How ‘Borderland’ directors used a morgue to tell migrants’ stories

by March 11, 2014 12:37PM ET
Filmmakers Ivan O’Mahoney and Nial Fulton focused on stories behind the statistics for an original documentary series
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While crossing train tracks in Mexico, the production crew for “Borderland” films Alison Melder, one of six participants in the series, to tread in the footsteps of migrants who attempted to cross the border.
Al Jazeera America

“Borderland” premieres Sunday, April 13 at 9E/6P

When award-winning Sydney-based documentary filmmakers Ivan O’Mahoney and Nial Fulton heard about a desert morgue in Pima County, Ariz., that has held the bodies of some 5,500 migrants who died attempting to cross into the United States over the past 15 years, they were convinced they had found a meaningful way to illustrate an ongoing human tragedy.

“It felt like the morgue is the third act of any story,” Fulton explained of their decision to abandon some conventional storytelling techniques and use the morgue as the opening scene of “Borderland,” the first original series to premiere on Al Jazeera America. “We were desperately trying to find a way into the story — a more immersive way.”

The duo brought the idea to Al Jazeera executives and said, “‘Look, we want to do a series on immigration, and we want to set it in a morgue in Arizona.’ It just seemed like such a ludicrous proposition at the time,” said Fulton. But that idea has become “Borderland,” which is premiering in a year when immigration promises to be one of the most debated and divisive issues in the U.S.

They decided to start with the case files in the morgue and retrace the journeys of three migrants who perished attempting to come to the United States. To do so, they tasked six Americans with following the migrants’ journeys. To make the story relatable, the filmmakers said participants on the trip faced the same dangers as the migrants whose stories they were charged with retelling.

“We wanted to expose them and immerse them with the families and the people that lived on the other side [of the border], including relatives and friends, and include random interaction on the way,” explained O’Mahoney. “If you manage to make a personal connection to a migrant, it becomes a meaningful part of your world.”

The “immersive” approach helps counter what O’Mahoney called “viewer fatigue” derived from coverage focusing primarily on the din of Washington policymakers, where big issues “never quite get resolved.”

Becoming immersed was a specialty of both directors even before they joined forces in 2013 to launch In Films. O’Mahoney shot the 2008 HBO documentary “Baghdad High,” which follows an academic year of four teens in a war-torn country; “How to Plan a Revolution” kept him close to peaceful democracy activists trying to shake things up in Azerbaijan in 2005. Fulton garnered storytelling expertise through projects often focusing on retelling real-life dramas, such as 2009’s “Solo” (also known as “Solitary Endeavor on the Southern Ocean”), about an Australian adventurer’s kayak crossing of the Tasmanian sea.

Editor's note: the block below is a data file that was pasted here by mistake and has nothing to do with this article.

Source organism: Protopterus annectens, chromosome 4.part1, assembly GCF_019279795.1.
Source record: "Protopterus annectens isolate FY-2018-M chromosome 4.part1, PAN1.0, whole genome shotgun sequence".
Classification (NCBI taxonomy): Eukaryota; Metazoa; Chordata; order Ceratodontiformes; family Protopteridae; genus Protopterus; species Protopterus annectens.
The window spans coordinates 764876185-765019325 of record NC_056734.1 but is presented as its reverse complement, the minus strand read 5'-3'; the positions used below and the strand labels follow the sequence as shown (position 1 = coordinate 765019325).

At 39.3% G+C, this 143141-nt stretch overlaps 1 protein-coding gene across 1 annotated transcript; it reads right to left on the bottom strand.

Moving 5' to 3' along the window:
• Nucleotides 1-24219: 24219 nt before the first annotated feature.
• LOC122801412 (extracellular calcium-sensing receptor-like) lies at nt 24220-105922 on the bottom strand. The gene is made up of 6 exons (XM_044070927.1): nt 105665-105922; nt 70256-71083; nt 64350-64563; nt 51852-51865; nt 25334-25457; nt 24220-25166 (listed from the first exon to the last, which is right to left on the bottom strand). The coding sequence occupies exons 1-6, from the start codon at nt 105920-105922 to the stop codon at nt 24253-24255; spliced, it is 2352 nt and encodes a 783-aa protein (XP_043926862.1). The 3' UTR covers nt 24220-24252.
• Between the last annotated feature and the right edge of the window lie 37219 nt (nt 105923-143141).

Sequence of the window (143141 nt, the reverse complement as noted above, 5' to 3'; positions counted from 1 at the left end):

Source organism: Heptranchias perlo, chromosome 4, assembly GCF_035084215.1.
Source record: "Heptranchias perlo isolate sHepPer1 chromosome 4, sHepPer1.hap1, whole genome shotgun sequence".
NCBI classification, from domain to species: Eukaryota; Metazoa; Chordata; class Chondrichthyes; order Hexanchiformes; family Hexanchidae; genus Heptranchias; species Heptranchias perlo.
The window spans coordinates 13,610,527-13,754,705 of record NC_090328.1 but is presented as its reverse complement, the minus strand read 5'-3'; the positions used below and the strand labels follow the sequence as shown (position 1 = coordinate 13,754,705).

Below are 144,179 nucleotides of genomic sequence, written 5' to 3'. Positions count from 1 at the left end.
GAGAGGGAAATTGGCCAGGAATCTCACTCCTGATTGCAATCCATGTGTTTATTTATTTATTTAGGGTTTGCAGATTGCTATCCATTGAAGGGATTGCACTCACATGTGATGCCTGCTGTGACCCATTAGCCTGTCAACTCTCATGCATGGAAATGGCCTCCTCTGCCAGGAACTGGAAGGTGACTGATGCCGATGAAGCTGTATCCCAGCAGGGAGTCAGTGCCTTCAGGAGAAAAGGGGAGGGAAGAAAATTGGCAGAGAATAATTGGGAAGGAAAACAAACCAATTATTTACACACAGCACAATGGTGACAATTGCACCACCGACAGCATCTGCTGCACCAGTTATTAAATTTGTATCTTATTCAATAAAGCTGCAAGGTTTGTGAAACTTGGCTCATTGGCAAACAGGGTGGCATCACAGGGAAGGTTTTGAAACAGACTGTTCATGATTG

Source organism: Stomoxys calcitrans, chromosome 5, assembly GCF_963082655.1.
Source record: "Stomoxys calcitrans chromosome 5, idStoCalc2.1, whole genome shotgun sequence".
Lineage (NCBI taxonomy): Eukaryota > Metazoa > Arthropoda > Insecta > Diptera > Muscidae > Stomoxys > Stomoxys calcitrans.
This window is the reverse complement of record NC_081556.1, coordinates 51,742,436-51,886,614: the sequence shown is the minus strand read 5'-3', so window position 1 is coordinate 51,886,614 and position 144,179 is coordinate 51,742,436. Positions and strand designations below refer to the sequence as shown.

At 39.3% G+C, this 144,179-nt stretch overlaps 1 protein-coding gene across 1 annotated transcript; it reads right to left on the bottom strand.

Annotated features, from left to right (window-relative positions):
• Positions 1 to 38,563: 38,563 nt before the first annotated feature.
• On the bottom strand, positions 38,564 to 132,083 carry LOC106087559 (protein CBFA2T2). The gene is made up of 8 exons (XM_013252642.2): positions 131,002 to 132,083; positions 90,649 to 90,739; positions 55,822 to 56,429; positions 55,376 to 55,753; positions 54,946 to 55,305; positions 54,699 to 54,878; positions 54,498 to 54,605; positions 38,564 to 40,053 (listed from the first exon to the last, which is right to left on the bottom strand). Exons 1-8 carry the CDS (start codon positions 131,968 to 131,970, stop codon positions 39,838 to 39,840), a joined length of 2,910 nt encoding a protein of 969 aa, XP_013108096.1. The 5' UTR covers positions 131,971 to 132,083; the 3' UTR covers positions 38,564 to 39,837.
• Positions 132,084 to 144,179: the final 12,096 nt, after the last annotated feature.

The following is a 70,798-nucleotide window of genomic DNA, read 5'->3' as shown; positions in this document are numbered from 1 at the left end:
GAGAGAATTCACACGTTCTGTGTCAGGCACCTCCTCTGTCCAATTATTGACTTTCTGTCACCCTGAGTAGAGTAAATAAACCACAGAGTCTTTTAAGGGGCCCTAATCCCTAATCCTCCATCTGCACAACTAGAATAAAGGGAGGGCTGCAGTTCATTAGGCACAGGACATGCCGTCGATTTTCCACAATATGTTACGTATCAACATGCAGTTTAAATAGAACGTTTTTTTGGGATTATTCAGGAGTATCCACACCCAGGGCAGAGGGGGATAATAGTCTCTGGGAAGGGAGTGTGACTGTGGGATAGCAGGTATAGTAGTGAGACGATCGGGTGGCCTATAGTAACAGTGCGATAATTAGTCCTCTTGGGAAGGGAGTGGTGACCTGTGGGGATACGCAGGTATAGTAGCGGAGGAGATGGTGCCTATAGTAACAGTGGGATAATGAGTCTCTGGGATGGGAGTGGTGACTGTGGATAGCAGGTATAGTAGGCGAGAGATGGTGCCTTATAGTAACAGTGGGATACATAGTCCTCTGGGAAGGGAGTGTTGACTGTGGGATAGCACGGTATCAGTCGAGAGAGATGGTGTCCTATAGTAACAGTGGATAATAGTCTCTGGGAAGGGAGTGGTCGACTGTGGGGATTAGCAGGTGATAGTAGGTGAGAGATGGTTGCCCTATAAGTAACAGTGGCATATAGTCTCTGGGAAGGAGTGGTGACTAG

All provided useful skills for “Borderland,” a film shot in Arizona and Des Moines, Iowa, as well as in locations in Guatemala, Mexico and El Salvador.

With security and other issues to tackle, Fulton and O’Mahoney needed more hands on deck and contacted old friends Darren Foster, Jeffrey Plunkett and Alex Simmons, also award-winning filmmakers, with Los Angeles–based Muck Media to co-produce the project.

Each took on one migrant’s story. Foster, who has documented migrant routes as a journalist, connected with his friends’ approach. “If you can get to the humanity of any story, people will see beyond their personal viewpoints,” he said of the Americans who were dropped into the migrants’ shoes.

And it worked. “They certainly understood we are talking about human beings and lives, not statistics,” Foster explained.

Casting was a balancing act, O’Mahoney said. “Of course you can never get the slice of such a large country through six people, but [we hoped] the audience can say, ‘Oh, I have an uncle or aunt like that’ and help connect the issue we are getting across.”

Still, filming about a hot-button topic with people of divergent beliefs was by no means drama-free.

“Arguments happened quite a lot, and from a production point of view you can’t have the same argument rehashed,” Fulton said, adding that even the most hard-line of participants ended up “crying his eyes out.”

As the four-part series goes to air, O'Mahoney — who has a degree in international law, studied journalism at Columbia University and did a stint as a U.N. military policeman in Bosnia — said his background gave him a “firsthand taste of what it was like for people to flee war zones.” He understood that. What surprised him was that each generation in Latin America tends to follow the previous one in leaving for the United States, despite the dangers involved.

“It’s ‘Mom went, Dad went, sisters went … when will I go too?’ Very often the question comes up, ‘Why don’t they come legally?’ That isn’t the mindset. You just go north.”

Fulton, who grew up in Enniskillen, Northern Ireland, near the border with the Republic of Ireland, said he is naturally drawn to border issues. “What changed me personally was the kind of heartbreak. What really hit me is it’s so ingrained in the national psyche; even though they know the risks, they’re still willing to take them. We should all be angry with what’s happening there.”

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